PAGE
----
Sound — 10
Though their 1980 self-titled debut hit hard and is sometimes regarded as the band's best album, there's no doubt in my mind that Iron Maiden's 1981 followup LP, "Killers," was the band's first great album. And boy, what an album it is. Hitting hard right from the start, the opening instrumental "The Ides Of March" is a perfect way to set the mood for the monumental, epic proportions that the subsequent songs deliver. With blistering guitar harmonies (a classic Maiden staple that really wasn't established until this album; they booted Dennis Stratton and pulled in Adrian Smith, and the rest is history), a powerful drum line (Clive Burr, though not the best Maiden drummer, certainly added a great dimension to the sound), and, as usual, the most monumental bass you have ever heard, the opener, though just an instrumental, still manages to stir up the adrenaline you need to open up the album. Pretty much every other song on the album is worth mentioning, as well. Though I won't bore you with an extensive song-by-song analysis. May I be one of those annoying reviewers and say "You'll just have to get the album and hear it for yourself"? Heh heh, nah, I'll go a bit more in-depth. Adopting a more sophisticated production value than the debut, the album still does a great job at not being "overproduced." The raw, hardcore Maiden edge is still very present; just in a clearer, crisper manner. It's still intense classic Maiden at its finest. Let's just say it's not as perfectly-produced as "Number Of The Beast" (which, let's face it, folks, was pretty ridiculously overproduced). In a nutshell, it was one of the most fitting Maiden album productions to date.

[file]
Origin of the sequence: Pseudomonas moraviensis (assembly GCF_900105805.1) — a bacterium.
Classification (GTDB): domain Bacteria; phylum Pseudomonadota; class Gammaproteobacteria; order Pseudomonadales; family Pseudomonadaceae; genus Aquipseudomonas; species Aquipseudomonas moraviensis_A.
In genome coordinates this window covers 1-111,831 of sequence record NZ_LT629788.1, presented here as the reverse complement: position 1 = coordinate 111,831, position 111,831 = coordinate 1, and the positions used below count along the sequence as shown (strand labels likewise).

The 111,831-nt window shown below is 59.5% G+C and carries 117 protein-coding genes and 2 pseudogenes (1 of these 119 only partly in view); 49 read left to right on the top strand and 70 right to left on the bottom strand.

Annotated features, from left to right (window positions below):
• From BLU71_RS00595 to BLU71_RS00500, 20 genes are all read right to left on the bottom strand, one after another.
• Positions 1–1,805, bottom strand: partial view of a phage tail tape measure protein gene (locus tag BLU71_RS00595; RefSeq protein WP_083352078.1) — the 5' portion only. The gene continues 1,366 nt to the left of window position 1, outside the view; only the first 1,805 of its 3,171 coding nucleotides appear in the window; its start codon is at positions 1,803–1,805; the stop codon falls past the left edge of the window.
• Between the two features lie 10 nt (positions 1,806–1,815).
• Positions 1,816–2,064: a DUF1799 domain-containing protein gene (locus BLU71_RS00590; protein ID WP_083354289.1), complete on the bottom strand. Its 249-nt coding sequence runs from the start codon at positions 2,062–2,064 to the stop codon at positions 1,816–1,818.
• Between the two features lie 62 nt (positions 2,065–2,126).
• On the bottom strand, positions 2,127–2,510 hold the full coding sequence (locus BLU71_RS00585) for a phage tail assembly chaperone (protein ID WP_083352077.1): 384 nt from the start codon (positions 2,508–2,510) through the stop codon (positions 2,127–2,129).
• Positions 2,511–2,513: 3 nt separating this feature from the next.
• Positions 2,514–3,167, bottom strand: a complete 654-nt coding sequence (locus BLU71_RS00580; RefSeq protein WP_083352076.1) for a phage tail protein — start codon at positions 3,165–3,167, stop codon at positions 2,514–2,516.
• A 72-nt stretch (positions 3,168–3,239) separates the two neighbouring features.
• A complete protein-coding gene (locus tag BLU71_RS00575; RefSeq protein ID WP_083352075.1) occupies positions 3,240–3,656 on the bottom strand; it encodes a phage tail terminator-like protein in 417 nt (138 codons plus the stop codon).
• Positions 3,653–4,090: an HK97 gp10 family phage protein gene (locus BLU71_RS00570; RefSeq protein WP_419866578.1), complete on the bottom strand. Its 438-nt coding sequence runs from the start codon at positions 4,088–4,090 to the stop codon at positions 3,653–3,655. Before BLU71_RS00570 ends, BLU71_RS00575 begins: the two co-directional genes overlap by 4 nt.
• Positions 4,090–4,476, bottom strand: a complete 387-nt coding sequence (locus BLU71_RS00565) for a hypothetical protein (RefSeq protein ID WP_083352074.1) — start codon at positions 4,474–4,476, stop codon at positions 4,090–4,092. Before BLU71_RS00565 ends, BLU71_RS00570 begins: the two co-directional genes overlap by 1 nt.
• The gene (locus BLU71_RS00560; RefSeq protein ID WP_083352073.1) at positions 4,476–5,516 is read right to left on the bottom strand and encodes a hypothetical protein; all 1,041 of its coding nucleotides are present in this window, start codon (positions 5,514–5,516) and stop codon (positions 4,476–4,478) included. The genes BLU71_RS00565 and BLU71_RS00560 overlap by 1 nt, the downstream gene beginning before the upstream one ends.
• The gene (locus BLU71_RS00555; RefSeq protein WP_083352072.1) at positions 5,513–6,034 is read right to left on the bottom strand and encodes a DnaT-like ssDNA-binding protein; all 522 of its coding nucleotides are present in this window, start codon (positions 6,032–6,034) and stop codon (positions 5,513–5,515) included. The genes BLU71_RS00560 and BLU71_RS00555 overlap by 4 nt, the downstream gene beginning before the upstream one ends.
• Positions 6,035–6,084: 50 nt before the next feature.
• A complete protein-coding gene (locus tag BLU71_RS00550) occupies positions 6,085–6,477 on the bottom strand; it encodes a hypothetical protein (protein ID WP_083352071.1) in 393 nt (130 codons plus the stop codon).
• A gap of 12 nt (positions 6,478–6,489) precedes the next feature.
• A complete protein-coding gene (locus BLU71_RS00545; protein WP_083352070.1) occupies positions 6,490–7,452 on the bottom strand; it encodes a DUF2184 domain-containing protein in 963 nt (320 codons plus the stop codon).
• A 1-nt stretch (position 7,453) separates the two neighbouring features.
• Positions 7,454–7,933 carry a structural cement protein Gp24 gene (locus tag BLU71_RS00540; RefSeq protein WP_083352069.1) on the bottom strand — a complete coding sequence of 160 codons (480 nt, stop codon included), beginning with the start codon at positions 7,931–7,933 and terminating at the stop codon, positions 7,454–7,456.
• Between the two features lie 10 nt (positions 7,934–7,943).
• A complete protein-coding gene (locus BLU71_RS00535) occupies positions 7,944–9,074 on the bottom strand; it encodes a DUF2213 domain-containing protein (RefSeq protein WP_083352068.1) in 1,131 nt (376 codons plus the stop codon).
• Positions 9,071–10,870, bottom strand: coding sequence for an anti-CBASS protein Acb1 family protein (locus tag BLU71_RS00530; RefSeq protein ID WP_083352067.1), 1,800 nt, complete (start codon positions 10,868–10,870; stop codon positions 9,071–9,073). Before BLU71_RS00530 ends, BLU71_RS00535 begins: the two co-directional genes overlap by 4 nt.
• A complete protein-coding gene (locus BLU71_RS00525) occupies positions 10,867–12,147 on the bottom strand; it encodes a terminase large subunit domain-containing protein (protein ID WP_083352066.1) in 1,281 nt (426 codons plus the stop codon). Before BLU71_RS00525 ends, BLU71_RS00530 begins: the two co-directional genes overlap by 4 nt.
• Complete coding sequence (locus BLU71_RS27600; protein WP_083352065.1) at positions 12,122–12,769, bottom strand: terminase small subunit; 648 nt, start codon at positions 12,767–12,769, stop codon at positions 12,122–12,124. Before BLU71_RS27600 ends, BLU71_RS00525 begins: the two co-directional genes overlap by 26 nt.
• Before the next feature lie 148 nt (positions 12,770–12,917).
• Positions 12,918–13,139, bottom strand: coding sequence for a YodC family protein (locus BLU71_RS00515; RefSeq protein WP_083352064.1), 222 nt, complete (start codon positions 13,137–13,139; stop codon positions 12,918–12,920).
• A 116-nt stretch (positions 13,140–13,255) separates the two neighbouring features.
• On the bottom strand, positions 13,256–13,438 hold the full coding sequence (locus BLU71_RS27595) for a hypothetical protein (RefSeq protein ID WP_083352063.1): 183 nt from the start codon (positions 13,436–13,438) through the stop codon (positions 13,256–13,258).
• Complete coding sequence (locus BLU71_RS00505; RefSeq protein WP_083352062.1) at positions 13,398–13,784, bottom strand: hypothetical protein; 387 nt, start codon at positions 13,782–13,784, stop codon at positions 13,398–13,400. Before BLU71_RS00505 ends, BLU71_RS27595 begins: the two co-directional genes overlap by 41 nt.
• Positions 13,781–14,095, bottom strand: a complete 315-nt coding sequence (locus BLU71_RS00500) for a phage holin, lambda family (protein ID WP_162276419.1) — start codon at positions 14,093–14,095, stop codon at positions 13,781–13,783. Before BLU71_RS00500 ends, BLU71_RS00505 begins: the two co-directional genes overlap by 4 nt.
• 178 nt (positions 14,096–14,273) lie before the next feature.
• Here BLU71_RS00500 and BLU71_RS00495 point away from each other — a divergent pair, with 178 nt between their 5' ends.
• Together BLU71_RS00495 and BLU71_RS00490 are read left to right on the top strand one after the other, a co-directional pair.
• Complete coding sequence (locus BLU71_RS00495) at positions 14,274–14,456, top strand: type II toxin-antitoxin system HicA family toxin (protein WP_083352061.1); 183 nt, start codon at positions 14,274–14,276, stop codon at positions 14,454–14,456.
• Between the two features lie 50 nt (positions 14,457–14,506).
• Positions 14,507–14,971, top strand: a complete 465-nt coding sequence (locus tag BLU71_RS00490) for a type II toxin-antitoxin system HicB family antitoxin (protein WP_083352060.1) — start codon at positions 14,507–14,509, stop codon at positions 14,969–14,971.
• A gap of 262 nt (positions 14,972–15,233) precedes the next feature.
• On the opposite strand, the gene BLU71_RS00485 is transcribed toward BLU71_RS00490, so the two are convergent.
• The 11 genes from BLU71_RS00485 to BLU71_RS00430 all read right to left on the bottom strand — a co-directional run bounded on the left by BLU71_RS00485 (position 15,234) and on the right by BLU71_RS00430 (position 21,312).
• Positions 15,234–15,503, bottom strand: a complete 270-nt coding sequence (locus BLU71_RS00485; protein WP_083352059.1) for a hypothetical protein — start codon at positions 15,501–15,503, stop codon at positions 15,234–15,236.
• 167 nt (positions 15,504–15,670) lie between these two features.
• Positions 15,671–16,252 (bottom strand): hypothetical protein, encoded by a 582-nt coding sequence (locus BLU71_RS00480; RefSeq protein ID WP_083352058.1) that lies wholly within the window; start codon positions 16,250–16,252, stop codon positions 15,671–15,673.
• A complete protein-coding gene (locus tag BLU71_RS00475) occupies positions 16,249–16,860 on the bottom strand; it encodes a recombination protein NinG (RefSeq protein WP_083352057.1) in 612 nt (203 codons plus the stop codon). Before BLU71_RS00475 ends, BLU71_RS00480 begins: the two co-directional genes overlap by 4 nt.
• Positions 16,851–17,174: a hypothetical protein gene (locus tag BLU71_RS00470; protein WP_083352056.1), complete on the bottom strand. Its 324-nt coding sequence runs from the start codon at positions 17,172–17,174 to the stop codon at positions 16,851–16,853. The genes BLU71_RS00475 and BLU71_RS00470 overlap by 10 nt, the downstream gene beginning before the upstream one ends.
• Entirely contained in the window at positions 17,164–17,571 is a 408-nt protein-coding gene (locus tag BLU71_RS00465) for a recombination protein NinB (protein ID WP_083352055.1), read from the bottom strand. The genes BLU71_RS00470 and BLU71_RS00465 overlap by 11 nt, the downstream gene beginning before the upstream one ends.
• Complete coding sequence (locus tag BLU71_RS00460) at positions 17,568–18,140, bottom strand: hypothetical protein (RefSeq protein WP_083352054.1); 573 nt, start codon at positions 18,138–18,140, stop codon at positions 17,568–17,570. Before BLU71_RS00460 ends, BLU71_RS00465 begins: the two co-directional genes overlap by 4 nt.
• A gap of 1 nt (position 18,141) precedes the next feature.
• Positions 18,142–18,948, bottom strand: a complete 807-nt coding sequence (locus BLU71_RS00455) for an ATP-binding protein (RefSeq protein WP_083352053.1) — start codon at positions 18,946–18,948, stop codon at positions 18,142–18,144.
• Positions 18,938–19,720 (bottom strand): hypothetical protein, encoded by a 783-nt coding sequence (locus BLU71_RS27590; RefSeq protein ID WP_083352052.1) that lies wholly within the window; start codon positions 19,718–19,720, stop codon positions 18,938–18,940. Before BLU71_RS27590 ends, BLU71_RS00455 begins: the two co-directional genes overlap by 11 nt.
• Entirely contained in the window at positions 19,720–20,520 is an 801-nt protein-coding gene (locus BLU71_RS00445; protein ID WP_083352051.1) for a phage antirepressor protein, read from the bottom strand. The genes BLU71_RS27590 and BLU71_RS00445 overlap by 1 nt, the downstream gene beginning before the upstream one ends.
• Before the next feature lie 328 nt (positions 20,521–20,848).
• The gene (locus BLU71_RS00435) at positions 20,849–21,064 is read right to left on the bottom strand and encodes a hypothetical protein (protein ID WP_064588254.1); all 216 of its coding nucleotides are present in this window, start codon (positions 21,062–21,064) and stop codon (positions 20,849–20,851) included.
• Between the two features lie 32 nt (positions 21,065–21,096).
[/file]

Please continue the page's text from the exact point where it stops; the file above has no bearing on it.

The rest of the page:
Lyrics — 9
Lyrically, the band hasn't changed much since their debut, which, to be fair, was only a year before. Still, some of the lyrics, when matched with Di'Anno's rough vocals, attain a classic style all their own. The title-track manages to be gruesome and gory, while at the same time being suspenseful and just an overall kickass song. There's no better way to describe it. With "Prodigal Son", the band take on a mellower, more folk-ish style, both lyrically and musically. I could almost describe the song as Beatles-esque, but I don't know, that could just be crazy old me. Overall, the lyrics are pretty similar to the debut's lyrics, but you have to admit, that's still pretty awesome.
Overall Impression — 10
Overall, I feel that this is one of Maiden's best albums. Not their #1 best, but easily, let's see, yeah, #3. Right behind "Piece Of Mind" and "Seventh Son Of A Seventh Son." In my eyes, it shows a stunning jump from the debut, and was really the first album in which the band established a signature sound. Guitar harmonies are much more prominent, the bass still makes up major parts of the songs, the drums are much more precise and intense, and Di'Anno sings way better on this album than on the debut. I mean, don't get me wrong, the debut was awesome; but "Killers" manages to be one of the most stunning achievements of the band's career.